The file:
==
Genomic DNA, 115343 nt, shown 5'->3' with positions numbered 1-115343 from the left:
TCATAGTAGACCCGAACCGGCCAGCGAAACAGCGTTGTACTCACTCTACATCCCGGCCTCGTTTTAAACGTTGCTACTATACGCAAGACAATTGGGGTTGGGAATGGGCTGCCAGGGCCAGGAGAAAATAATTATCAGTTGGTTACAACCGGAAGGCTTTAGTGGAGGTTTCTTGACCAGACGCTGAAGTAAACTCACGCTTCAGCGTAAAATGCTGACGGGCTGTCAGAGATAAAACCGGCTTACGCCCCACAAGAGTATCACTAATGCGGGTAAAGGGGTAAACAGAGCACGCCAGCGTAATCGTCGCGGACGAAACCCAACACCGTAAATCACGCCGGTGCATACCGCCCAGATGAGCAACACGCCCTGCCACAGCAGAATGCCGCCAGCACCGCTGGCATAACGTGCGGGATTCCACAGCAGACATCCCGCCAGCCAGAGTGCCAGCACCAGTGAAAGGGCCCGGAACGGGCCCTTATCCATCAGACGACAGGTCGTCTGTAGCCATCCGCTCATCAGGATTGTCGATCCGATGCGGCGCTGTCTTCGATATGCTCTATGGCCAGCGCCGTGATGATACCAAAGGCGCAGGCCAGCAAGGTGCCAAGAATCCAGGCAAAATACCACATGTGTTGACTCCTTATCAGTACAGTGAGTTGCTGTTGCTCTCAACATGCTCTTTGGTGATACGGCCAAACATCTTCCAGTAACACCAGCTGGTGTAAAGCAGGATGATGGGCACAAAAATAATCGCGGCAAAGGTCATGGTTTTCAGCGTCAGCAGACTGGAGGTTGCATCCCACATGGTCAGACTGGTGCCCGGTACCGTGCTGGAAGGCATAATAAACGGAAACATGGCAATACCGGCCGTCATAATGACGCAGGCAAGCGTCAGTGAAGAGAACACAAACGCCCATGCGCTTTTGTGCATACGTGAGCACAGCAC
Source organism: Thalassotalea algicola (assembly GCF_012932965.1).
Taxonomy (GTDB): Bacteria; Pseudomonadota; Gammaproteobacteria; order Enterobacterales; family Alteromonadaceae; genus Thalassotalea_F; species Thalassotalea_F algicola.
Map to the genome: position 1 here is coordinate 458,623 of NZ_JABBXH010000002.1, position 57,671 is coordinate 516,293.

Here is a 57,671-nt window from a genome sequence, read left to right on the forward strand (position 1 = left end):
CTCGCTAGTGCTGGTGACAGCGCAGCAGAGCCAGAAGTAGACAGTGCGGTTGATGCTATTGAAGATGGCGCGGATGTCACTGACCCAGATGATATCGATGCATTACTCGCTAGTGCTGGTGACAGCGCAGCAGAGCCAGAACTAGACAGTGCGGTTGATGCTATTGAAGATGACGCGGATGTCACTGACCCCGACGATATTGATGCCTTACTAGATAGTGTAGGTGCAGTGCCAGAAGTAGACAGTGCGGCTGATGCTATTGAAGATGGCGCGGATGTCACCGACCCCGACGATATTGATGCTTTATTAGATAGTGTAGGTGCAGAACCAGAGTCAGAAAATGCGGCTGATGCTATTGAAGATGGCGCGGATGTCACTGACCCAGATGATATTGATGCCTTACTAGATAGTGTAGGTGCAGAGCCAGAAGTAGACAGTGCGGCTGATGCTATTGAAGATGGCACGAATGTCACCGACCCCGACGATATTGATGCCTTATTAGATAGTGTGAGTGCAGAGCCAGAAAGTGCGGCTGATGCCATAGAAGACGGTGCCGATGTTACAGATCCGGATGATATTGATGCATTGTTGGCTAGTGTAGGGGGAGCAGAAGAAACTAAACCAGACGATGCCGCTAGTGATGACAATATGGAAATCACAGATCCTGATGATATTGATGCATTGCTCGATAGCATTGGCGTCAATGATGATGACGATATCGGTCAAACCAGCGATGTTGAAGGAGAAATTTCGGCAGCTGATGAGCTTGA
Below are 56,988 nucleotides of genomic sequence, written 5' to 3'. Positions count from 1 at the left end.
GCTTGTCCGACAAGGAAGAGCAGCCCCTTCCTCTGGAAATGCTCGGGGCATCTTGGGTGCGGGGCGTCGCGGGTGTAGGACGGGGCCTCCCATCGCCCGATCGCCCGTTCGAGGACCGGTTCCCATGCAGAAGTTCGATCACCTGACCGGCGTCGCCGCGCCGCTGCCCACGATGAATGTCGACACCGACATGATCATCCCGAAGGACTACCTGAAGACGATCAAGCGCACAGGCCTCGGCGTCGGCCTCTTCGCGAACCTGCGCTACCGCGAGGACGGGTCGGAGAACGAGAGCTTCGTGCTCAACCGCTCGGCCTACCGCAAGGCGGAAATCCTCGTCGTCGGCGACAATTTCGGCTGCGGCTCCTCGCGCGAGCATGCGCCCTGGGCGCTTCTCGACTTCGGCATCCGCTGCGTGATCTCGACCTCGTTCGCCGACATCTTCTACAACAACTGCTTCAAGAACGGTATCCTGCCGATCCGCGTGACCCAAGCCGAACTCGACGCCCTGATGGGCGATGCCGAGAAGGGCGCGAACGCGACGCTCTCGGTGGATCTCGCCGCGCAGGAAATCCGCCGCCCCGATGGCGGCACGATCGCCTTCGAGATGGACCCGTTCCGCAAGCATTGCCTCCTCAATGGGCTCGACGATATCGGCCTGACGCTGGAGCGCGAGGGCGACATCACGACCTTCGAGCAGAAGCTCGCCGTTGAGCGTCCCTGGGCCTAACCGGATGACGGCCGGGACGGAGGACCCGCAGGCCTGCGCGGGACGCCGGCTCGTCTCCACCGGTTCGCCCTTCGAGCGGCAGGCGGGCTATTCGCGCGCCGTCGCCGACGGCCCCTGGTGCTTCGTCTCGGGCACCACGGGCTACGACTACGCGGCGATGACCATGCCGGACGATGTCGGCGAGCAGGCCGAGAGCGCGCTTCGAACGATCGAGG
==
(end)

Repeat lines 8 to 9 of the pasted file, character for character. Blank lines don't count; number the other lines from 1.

Below are 56,988 nucleotides of genomic sequence, written 5' to 3'. Positions count from 1 at the left end.
GCTTGTCCGACAAGGAAGAGCAGCCCCTTCCTCTGGAAATGCTCGGGGCATCTTGGGTGCGGGGCGTCGCGGGTGTAGGACGGGGCCTCCCATCGCCCGATCGCCCGTTCGAGGACCGGTTCCCATGCAGAAGTTCGATCACCTGACCGGCGTCGCCGCGCCGCTGCCCACGATGAATGTCGACACCGACATGATCATCCCGAAGGACTACCTGAAGACGATCAAGCGCACAGGCCTCGGCGTCGGCCTCTTCGCGAACCTGCGCTACCGCGAGGACGGGTCGGAGAACGAGAGCTTCGTGCTCAACCGCTCGGCCTACCGCAAGGCGGAAATCCTCGTCGTCGGCGACAATTTCGGCTGCGGCTCCTCGCGCGAGCATGCGCCCTGGGCGCTTCTCGACTTCGGCATCCGCTGCGTGATCTCGACCTCGTTCGCCGACATCTTCTACAACAACTGCTTCAAGAACGGTATCCTGCCGATCCGCGTGACCCAAGCCGAACTCGACGCCCTGATGGGCGATGCCGAGAAGGGCGCGAACGCGACGCTCTCGGTGGATCTCGCCGCGCAGGAAATCCGCCGCCCCGATGGCGGCACGATCGCCTTCGAGATGGACCCGTTCCGCAAGCATTGCCTCCTCAATGGGCTCGACGATATCGGCCTGACGCTGGAGCGCGAGGGCGACATCACGACCTTCGAGCAGAAGCTCGCCGTTGAGCGTCCCTGGGCCTAACCGGATGACGGCCGGGACGGAGGACCCGCAGGCCTGCGCGGGACGCCGGCTCGTCTCCACCGGTTCGCCCTTCGAGCGGCAGGCGGGCTATTCGCGCGCCGTCGCCGACGGCCCCTGGTGCTTCGTCTCGGGCACCACGGGCTACGACTACGCGGCGATGACCATGCCGGACGATGTCGGCGAGCAGGCCGAGAGCGCGCTTCGAACGATCGAGG